The world was shocked by the news of Friends actor Matthew Perry’s passing. Best known for playing acerbic New Yorker Chandler Bing throughout the blockbuster sitcom’s 10-season run, the star’s demise comes roughly a year following the release of his autobiography, Friends, Lovers, and the Big Terrible Thing.
From its 1994 premiere, Friends was an immediate hit, resonating with audiences and critics alike. The years following the series’ 2004 finale have only seen that popularity grow. From regular binges on streaming platforms and a highly publicized reunion special, to thousands of tourists visiting the original sets daily at the Warner Bros. Studio Tour in L.A. (and its official touring recreations), Friends remains a pop culture touchpoint for fans around the world.
I first encountered the series in the mid-nineties, and each weekly episode quickly became something that my family, classmates, and I came to look forward to. While we didn’t necessarily relate to the stories of six 20-something New Yorkers, we certainly enjoyed their uniquely defined personalities and interactions. From Smelly Cat and Ugly Naked Guy, to Ross saying the wrong name at his wedding, and the latter-season arrival of Paul Rudd, Friends became a familiar, comforting presence over the ten years it was on.
As opposed to the almost-caricaturish personas his co-stars would adopt in the series’ latter seasons, Perry’s Chandler, by virtue of his sardonic nature, always struck me as the most grounded and relatable of the bunch. Heck, for the majority of the show, he was the only one with a stable job. As the show grew in popularity and it was revealed that Perry himself was responsible for coming up with some of Chandler’s most iconic lines, it became increasingly difficult to separate the man from the character. Indeed, the man must have been doing something right when even the writers of the show were known to ask Perry, “What would Chandler say?”
He was the comic relief
Of the six main characters, Perry’s Chandler was distinctive for being the reflexively sarcastic one, ever ready with a witticism to mask his insecurities. Rachel (Jennifer Aniston) and Ross (David Schwimmer) could have their will-they, won’t-they relationship, Monica (Courtney Cox) was lovably neurotic, Joey was a struggling actor, and Phoebe (Lisa Kudrow) was in a world of her own, but Chandler could always be counted on to deliver a one-liner that tied everything together. Impeccable writing and chemistry with his castmates notwithstanding, it was Perry’s inherent likability and distinctive delivery of “Could he BE any more _______?” that made his character iconic.
He was the best friend
Relationship-wise, the characters on Friends had their ups and downs, but when it came to bromances, none were more solid than that of Chandler and Joey. It didn’t matter if they were competing for an armchair or tearing apart their beloved foosball table—Chandler and Joey were more than bros and flatmates—they were brothers.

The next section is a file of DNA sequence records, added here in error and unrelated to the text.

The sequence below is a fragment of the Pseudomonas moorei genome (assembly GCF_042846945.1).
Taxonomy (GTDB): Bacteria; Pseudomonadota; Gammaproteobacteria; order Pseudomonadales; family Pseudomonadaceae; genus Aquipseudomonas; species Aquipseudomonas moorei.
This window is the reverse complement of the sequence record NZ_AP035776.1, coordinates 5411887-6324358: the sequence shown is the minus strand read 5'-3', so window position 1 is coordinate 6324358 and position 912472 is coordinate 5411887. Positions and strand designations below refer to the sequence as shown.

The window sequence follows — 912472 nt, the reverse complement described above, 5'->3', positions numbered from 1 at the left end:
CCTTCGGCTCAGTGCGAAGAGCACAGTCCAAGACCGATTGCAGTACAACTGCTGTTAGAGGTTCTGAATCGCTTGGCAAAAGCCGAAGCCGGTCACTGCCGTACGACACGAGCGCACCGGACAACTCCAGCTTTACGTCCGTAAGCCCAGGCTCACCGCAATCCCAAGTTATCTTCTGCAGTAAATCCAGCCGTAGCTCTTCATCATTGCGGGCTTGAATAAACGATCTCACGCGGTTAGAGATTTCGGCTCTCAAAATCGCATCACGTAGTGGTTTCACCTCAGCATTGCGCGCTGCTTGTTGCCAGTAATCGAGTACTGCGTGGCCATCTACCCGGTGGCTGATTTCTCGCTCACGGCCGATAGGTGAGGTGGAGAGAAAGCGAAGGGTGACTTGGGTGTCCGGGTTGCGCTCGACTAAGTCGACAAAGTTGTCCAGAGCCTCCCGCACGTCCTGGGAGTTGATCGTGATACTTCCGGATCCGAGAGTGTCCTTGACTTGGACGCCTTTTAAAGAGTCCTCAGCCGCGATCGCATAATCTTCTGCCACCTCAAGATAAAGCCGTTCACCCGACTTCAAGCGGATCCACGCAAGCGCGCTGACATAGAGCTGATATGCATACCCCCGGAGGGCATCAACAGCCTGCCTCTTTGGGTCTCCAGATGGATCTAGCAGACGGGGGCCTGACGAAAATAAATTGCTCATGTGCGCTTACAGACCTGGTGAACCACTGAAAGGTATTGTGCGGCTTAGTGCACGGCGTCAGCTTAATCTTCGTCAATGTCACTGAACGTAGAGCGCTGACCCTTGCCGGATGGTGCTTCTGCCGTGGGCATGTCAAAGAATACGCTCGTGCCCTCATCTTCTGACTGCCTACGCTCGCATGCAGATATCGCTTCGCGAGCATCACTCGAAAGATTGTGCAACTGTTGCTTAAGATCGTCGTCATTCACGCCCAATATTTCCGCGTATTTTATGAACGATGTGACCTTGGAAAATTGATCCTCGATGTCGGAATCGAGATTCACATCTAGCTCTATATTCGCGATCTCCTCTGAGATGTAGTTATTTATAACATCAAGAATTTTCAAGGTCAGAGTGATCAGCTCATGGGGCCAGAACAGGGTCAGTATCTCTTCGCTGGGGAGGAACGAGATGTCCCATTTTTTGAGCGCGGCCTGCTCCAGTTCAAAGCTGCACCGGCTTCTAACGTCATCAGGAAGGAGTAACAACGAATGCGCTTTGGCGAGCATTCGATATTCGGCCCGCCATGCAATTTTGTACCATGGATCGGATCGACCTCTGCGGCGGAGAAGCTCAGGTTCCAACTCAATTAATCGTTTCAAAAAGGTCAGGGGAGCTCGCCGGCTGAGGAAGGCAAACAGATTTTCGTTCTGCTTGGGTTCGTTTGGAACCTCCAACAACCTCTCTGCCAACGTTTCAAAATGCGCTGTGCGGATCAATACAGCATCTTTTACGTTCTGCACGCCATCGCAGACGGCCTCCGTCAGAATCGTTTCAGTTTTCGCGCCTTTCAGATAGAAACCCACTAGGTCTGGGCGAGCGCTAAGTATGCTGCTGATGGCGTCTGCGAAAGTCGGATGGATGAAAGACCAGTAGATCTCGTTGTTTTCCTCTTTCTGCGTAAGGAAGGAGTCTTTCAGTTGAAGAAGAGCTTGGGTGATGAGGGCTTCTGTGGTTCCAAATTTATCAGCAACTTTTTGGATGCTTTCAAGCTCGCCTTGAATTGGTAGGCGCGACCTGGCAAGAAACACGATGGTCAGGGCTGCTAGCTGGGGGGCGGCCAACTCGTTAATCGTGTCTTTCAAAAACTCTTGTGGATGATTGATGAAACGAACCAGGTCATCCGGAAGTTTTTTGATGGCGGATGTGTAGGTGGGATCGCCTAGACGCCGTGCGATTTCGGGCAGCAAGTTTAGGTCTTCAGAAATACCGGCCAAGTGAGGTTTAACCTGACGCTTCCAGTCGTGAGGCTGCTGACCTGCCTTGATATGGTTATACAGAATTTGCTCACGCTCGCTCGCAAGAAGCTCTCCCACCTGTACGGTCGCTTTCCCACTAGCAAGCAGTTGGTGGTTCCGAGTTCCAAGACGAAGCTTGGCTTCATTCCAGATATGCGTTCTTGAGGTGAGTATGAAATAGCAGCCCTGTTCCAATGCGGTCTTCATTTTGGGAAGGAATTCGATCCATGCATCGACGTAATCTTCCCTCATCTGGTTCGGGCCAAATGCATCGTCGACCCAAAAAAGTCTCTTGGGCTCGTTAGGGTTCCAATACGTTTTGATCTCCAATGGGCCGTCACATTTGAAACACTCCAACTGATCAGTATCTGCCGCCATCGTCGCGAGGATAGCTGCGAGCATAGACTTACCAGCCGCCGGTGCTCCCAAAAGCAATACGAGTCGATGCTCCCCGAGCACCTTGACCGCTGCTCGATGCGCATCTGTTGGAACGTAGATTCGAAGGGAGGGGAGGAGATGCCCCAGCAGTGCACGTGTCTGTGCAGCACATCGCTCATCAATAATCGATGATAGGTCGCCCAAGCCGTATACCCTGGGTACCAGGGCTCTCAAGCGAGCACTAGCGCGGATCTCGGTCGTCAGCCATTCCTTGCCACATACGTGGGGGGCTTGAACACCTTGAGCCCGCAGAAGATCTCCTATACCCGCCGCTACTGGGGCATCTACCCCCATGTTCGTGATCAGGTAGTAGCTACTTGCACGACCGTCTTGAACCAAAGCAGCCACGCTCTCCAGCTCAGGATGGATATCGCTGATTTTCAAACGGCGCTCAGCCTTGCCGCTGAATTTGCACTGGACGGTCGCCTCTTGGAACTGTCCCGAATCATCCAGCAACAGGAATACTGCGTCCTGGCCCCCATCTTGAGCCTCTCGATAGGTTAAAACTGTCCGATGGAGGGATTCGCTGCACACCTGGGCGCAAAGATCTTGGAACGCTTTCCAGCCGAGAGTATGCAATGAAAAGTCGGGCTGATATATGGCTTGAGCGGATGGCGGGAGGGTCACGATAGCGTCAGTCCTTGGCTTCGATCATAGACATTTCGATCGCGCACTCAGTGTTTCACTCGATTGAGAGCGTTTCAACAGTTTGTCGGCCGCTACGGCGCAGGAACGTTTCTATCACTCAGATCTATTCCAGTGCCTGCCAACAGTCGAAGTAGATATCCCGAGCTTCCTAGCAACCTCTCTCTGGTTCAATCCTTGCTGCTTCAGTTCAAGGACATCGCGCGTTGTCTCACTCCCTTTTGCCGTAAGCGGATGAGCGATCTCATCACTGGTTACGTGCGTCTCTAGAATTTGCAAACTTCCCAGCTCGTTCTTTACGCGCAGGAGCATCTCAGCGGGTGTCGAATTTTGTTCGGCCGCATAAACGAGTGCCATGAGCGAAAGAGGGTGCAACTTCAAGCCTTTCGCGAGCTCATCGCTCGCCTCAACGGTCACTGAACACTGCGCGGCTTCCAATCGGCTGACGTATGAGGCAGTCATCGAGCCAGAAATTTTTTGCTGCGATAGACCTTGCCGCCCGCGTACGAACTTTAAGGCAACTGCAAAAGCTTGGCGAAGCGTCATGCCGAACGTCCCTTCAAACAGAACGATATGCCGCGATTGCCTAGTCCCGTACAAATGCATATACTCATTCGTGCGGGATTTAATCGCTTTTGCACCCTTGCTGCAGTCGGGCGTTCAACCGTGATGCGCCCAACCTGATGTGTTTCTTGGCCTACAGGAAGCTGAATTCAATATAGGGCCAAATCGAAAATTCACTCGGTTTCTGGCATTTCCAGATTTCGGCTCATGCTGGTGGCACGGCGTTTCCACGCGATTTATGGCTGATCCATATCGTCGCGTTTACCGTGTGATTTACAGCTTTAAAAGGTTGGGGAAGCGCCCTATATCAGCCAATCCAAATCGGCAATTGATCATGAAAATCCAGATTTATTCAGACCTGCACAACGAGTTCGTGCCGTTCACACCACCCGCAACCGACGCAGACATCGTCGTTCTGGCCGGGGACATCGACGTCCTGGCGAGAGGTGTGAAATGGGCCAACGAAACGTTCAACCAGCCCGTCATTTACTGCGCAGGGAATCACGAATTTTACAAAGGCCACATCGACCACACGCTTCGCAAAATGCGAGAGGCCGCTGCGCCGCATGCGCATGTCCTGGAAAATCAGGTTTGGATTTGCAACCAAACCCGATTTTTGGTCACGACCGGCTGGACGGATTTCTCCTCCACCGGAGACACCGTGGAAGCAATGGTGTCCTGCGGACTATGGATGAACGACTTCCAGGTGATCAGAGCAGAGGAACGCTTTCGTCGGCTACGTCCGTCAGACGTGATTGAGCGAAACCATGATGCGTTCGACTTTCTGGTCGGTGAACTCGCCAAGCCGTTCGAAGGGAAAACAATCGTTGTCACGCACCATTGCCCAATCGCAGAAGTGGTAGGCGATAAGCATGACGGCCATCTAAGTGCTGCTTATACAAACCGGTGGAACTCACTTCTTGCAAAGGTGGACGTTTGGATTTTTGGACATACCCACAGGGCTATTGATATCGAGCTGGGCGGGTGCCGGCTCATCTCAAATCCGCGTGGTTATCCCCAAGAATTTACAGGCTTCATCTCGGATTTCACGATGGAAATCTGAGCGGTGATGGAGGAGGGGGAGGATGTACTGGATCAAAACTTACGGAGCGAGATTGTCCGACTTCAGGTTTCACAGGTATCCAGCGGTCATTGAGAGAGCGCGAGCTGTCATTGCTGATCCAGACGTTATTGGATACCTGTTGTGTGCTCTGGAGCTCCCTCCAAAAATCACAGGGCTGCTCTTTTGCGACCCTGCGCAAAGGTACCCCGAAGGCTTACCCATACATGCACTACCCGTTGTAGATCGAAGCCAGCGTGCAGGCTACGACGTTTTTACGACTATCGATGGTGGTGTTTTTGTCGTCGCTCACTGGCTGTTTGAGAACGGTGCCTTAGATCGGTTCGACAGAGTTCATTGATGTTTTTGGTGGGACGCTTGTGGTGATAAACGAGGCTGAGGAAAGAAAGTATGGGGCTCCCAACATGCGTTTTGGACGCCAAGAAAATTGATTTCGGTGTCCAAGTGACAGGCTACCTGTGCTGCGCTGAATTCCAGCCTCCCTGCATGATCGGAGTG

Take, for instance, when Joey walks in on Chandler in the middle of a candlelit bubble bath in Season 5’s The One with All the Kissing, unaware that Monica is hiding beneath the surface–he doesn’t judge his bro, he just asks him if he wants some fried chicken. If that isn’t a sign of true bromance, we don’t know what is.
He helped make Chandler grow up
While it took nearly the entire show’s run for us to learn what Chandler’s job really was (no, transponster doesn’t count), it’s arguable that Perry’s character saw the most growth of the entire ensemble. Going from the one with the one-liners to a fully functional adult with full emotional maturity, Chandler evolved over the seasons, and Perry’s performance reflected it. Ironically, the most recognizable aspect of this growth, his relationship with Monica, was unplanned, existing almost entirely as the result of audience reactions to the pair drunkenly hooking up.
In any case, the relationship provided much of the narrative momentum of the latter seasons, and Perry proved himself up to the task. When he finally proposes to Monica, saying, “You make me happier than I ever thought I could be. And if you let me, I will spend the rest of my life trying to make you feel the same way,” it’s impossible not to be moved.
He starred in good movies, too
Perry may have been best known for his role as Chandler on TV, but it’s easy to forget that he also starred in a handful of successful films during and after the show’s run, such as The Whole Nine Yards (2000) with Bruce Willis, Fools Rush In (1997) with Salma Hayek, and 17 Again (2009) with Zac Efron. Admittedly, the majority of the said films featured him playing variations on his Chandler persona, so it’s understandable why he didn’t transition to the Hollywood A-List like co-star Jennifer Aniston, but it’s always fun seeing our favorite actors in different scenarios.
He never stopped fighting his personal demons
Much has been written about Perry’s battles with substance and alcohol abuse over the years, with particularly unkind public attention being paid to his appearance in the 2021 Friends reunion special. With the actor’s struggles openly playing a part in Chandler’s fluctuating weight during his time in the original series, Perry’s willingness to acknowledge his flaws endeared him further to the fans who supported him.
“So much has been written about me in the past,” Perry shared in an Instagram post last year, prior to the release of his memoir. “The highs were high, the lows were low. But I have lived to tell the tale, even though at times it looked like I wouldn’t.”
Whatever is revealed in the days to come, the impact that Matthew Perry’s time spent as Chandler Bing will live on in the hearts of fans. Now, a spot is available on the couch in Central Perk, and it’s one that can never, ever be filled.
Thank you for the laughs, Mr. Perry. Rest in peace.